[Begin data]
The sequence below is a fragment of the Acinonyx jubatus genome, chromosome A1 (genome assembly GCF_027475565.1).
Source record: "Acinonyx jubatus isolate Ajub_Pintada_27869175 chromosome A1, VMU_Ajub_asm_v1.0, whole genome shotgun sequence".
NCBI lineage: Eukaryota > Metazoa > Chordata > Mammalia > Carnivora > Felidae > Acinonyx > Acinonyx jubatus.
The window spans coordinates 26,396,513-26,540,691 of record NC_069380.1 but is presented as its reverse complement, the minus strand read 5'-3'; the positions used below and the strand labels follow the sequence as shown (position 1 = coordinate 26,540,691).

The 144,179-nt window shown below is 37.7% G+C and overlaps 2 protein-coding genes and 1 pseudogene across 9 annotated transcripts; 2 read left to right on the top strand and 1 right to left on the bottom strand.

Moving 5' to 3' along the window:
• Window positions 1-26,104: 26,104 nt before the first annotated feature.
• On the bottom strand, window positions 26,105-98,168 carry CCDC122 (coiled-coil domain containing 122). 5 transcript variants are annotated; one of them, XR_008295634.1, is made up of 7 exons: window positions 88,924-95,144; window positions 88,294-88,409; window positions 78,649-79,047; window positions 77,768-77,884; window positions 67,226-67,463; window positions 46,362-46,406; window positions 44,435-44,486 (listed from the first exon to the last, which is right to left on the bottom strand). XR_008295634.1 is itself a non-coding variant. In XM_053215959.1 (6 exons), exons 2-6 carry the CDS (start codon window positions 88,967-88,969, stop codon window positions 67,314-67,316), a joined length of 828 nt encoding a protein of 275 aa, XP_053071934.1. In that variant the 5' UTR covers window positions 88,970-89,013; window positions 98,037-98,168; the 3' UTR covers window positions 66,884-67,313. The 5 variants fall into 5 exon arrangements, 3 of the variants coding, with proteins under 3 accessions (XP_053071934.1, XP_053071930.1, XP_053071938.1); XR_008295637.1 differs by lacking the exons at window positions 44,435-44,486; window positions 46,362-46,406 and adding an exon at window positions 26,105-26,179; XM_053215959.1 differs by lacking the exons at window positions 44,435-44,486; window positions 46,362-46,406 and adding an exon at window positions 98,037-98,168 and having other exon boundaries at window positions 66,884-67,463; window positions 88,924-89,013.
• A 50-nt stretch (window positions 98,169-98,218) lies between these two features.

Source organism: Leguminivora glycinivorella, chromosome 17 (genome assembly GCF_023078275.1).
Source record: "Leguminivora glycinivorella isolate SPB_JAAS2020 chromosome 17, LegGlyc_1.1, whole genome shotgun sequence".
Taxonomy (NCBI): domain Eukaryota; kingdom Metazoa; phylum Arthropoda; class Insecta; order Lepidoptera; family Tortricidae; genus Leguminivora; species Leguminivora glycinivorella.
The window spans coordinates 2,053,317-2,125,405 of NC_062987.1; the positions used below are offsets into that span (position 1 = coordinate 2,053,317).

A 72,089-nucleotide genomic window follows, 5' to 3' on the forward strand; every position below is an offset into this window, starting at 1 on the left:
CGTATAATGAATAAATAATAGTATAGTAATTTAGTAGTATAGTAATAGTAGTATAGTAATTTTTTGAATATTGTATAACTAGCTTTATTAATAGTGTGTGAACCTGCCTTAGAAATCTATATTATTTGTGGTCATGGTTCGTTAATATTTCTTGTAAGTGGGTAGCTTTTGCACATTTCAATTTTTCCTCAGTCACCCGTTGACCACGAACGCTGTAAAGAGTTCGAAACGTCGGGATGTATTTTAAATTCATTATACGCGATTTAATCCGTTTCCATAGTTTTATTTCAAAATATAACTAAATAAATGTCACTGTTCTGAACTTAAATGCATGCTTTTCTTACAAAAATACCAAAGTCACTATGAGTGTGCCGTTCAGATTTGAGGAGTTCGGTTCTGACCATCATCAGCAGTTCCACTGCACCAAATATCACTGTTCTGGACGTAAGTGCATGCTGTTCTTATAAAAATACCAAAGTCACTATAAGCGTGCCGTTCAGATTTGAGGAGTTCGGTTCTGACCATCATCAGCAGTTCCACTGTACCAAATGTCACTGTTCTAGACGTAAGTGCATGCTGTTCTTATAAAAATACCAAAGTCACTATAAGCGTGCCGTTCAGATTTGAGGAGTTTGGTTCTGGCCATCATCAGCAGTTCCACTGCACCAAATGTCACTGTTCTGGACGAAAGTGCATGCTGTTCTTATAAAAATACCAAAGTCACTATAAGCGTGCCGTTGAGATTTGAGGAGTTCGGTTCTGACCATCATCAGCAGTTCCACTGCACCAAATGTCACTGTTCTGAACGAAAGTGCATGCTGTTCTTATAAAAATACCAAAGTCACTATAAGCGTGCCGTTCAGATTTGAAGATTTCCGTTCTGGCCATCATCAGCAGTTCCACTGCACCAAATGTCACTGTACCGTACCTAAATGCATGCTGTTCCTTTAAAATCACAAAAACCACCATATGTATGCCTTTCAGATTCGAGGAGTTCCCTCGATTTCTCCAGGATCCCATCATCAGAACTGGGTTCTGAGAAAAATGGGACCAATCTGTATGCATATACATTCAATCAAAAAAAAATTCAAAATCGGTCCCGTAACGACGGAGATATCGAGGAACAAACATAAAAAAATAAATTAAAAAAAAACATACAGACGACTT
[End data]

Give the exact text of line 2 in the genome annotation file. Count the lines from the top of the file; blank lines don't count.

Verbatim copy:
Source record: "Acinonyx jubatus isolate Ajub_Pintada_27869175 chromosome A1, VMU_Ajub_asm_v1.0, whole genome shotgun sequence".